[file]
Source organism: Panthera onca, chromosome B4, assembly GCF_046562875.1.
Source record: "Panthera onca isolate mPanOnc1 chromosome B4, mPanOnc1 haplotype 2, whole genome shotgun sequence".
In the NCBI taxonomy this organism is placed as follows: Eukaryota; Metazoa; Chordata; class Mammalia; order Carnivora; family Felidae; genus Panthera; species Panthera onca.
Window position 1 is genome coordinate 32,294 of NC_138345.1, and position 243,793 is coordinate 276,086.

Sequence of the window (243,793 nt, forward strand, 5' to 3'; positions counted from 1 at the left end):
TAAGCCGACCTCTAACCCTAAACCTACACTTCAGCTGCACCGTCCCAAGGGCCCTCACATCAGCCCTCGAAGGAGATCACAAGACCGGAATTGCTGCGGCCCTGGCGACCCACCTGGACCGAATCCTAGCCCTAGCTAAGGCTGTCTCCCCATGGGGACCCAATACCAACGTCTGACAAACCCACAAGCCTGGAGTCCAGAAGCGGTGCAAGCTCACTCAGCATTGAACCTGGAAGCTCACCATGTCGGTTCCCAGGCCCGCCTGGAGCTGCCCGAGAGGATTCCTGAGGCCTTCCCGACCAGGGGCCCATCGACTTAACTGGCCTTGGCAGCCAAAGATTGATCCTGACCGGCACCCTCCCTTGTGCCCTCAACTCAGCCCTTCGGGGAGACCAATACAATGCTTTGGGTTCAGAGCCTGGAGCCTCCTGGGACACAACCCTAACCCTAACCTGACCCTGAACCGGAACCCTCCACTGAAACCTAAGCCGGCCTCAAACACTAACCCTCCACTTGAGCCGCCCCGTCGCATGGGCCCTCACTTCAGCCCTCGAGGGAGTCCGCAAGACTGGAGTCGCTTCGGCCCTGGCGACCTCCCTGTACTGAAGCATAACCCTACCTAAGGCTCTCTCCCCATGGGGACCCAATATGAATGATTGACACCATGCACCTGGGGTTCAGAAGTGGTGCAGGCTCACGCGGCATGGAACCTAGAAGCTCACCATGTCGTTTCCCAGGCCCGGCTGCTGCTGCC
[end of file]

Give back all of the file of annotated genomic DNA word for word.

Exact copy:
Source organism: Panthera onca, chromosome B4, assembly GCF_046562875.1.
Source record: "Panthera onca isolate mPanOnc1 chromosome B4, mPanOnc1 haplotype 2, whole genome shotgun sequence".
In the NCBI taxonomy this organism is placed as follows: Eukaryota; Metazoa; Chordata; class Mammalia; order Carnivora; family Felidae; genus Panthera; species Panthera onca.
Window position 1 is genome coordinate 32,294 of NC_138345.1, and position 243,793 is coordinate 276,086.

Sequence of the window (243,793 nt, forward strand, 5' to 3'; positions counted from 1 at the left end):
TAAGCCGACCTCTAACCCTAAACCTACACTTCAGCTGCACCGTCCCAAGGGCCCTCACATCAGCCCTCGAAGGAGATCACAAGACCGGAATTGCTGCGGCCCTGGCGACCCACCTGGACCGAATCCTAGCCCTAGCTAAGGCTGTCTCCCCATGGGGACCCAATACCAACGTCTGACAAACCCACAAGCCTGGAGTCCAGAAGCGGTGCAAGCTCACTCAGCATTGAACCTGGAAGCTCACCATGTCGGTTCCCAGGCCCGCCTGGAGCTGCCCGAGAGGATTCCTGAGGCCTTCCCGACCAGGGGCCCATCGACTTAACTGGCCTTGGCAGCCAAAGATTGATCCTGACCGGCACCCTCCCTTGTGCCCTCAACTCAGCCCTTCGGGGAGACCAATACAATGCTTTGGGTTCAGAGCCTGGAGCCTCCTGGGACACAACCCTAACCCTAACCTGACCCTGAACCGGAACCCTCCACTGAAACCTAAGCCGGCCTCAAACACTAACCCTCCACTTGAGCCGCCCCGTCGCATGGGCCCTCACTTCAGCCCTCGAGGGAGTCCGCAAGACTGGAGTCGCTTCGGCCCTGGCGACCTCCCTGTACTGAAGCATAACCCTACCTAAGGCTCTCTCCCCATGGGGACCCAATATGAATGATTGACACCATGCACCTGGGGTTCAGAAGTGGTGCAGGCTCACGCGGCATGGAACCTAGAAGCTCACCATGTCGTTTCCCAGGCCCGGCTGCTGCTGCC